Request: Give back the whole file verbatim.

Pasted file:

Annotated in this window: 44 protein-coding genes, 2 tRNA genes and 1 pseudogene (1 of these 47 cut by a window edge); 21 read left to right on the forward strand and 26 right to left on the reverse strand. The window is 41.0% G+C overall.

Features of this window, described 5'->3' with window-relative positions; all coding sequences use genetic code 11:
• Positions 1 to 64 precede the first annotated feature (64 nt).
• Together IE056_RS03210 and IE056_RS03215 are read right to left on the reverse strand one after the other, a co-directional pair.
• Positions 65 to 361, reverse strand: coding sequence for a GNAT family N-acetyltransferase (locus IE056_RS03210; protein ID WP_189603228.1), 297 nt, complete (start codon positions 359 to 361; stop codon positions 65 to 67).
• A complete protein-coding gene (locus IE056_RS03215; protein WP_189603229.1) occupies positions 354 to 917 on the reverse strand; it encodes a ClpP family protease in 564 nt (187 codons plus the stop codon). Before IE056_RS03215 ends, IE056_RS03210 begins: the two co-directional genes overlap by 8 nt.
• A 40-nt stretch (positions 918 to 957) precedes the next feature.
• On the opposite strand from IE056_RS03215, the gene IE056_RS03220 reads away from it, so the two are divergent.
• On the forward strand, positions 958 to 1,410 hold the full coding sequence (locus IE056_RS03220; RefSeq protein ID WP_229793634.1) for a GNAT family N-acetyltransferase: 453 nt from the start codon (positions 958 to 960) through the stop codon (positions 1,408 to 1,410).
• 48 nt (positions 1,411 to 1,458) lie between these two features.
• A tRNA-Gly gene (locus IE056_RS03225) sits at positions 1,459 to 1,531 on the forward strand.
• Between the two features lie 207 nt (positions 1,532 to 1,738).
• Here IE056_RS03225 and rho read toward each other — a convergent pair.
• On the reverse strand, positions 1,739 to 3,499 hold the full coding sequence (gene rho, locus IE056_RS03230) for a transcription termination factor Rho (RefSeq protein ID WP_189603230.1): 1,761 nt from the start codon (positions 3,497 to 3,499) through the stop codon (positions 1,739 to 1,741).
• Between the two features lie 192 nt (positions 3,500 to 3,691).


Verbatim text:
Annotated in this window: 44 protein-coding genes, 2 tRNA genes and 1 pseudogene (1 of these 47 cut by a window edge); 21 read left to right on the forward strand and 26 right to left on the reverse strand. The window is 41.0% G+C overall.

Features of this window, described 5'->3' with window-relative positions; all coding sequences use genetic code 11:
• Positions 1 to 64 precede the first annotated feature (64 nt).
• Together IE056_RS03210 and IE056_RS03215 are read right to left on the reverse strand one after the other, a co-directional pair.
• Positions 65 to 361, reverse strand: coding sequence for a GNAT family N-acetyltransferase (locus IE056_RS03210; protein ID WP_189603228.1), 297 nt, complete (start codon positions 359 to 361; stop codon positions 65 to 67).
• A complete protein-coding gene (locus IE056_RS03215; protein WP_189603229.1) occupies positions 354 to 917 on the reverse strand; it encodes a ClpP family protease in 564 nt (187 codons plus the stop codon). Before IE056_RS03215 ends, IE056_RS03210 begins: the two co-directional genes overlap by 8 nt.
• A 40-nt stretch (positions 918 to 957) precedes the next feature.
• On the opposite strand from IE056_RS03215, the gene IE056_RS03220 reads away from it, so the two are divergent.
• On the forward strand, positions 958 to 1,410 hold the full coding sequence (locus IE056_RS03220; RefSeq protein ID WP_229793634.1) for a GNAT family N-acetyltransferase: 453 nt from the start codon (positions 958 to 960) through the stop codon (positions 1,408 to 1,410).
• 48 nt (positions 1,411 to 1,458) lie between these two features.
• A tRNA-Gly gene (locus IE056_RS03225) sits at positions 1,459 to 1,531 on the forward strand.
• Between the two features lie 207 nt (positions 1,532 to 1,738).
• Here IE056_RS03225 and rho read toward each other — a convergent pair.
• On the reverse strand, positions 1,739 to 3,499 hold the full coding sequence (gene rho, locus IE056_RS03230) for a transcription termination factor Rho (RefSeq protein ID WP_189603230.1): 1,761 nt from the start codon (positions 3,497 to 3,499) through the stop codon (positions 1,739 to 1,741).
• Between the two features lie 192 nt (positions 3,500 to 3,691).